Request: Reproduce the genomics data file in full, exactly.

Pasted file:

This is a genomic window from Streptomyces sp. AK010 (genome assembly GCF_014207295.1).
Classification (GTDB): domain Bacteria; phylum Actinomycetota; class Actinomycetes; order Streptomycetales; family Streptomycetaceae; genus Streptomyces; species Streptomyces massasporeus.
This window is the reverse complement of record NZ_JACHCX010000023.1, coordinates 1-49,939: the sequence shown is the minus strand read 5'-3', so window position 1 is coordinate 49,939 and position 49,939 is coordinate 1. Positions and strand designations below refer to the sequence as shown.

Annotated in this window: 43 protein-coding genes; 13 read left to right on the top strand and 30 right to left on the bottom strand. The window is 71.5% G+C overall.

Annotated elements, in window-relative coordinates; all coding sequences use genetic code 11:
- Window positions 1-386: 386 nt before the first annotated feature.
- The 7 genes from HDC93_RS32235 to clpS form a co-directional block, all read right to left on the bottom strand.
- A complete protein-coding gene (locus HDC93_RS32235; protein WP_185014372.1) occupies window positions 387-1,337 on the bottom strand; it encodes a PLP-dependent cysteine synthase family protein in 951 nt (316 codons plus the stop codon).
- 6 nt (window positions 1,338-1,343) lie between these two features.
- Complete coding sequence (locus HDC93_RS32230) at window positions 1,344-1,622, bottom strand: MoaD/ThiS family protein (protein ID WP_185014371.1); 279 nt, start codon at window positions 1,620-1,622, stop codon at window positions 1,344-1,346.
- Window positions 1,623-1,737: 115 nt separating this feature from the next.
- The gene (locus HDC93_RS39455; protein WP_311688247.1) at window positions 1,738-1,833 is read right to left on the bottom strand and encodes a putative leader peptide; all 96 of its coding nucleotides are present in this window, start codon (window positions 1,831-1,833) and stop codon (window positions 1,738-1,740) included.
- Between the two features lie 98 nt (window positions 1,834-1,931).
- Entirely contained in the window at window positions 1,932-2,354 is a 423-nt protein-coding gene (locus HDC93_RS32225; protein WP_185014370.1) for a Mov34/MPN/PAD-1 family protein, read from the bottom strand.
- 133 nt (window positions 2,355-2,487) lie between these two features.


This is a genomic window from Streptomyces sp. AK010 (genome assembly GCF_014207295.1).
Classification (GTDB): domain Bacteria; phylum Actinomycetota; class Actinomycetes; order Streptomycetales; family Streptomycetaceae; genus Streptomyces; species Streptomyces massasporeus.
This window is the reverse complement of record NZ_JACHCX010000023.1, coordinates 1-49,939: the sequence shown is the minus strand read 5'-3', so window position 1 is coordinate 49,939 and position 49,939 is coordinate 1. Positions and strand designations below refer to the sequence as shown.

Annotated in this window: 43 protein-coding genes; 13 read left to right on the top strand and 30 right to left on the bottom strand. The window is 71.5% G+C overall.

Annotated elements, in window-relative coordinates; all coding sequences use genetic code 11:
- Window positions 1-386: 386 nt before the first annotated feature.
- The 7 genes from HDC93_RS32235 to clpS form a co-directional block, all read right to left on the bottom strand.
- A complete protein-coding gene (locus HDC93_RS32235; protein WP_185014372.1) occupies window positions 387-1,337 on the bottom strand; it encodes a PLP-dependent cysteine synthase family protein in 951 nt (316 codons plus the stop codon).
- 6 nt (window positions 1,338-1,343) lie between these two features.
- Complete coding sequence (locus HDC93_RS32230) at window positions 1,344-1,622, bottom strand: MoaD/ThiS family protein (protein ID WP_185014371.1); 279 nt, start codon at window positions 1,620-1,622, stop codon at window positions 1,344-1,346.
- Window positions 1,623-1,737: 115 nt separating this feature from the next.
- The gene (locus HDC93_RS39455; protein WP_311688247.1) at window positions 1,738-1,833 is read right to left on the bottom strand and encodes a putative leader peptide; all 96 of its coding nucleotides are present in this window, start codon (window positions 1,831-1,833) and stop codon (window positions 1,738-1,740) included.
- Between the two features lie 98 nt (window positions 1,834-1,931).
- Entirely contained in the window at window positions 1,932-2,354 is a 423-nt protein-coding gene (locus HDC93_RS32225; protein WP_185014370.1) for a Mov34/MPN/PAD-1 family protein, read from the bottom strand.
- 133 nt (window positions 2,355-2,487) lie between these two features.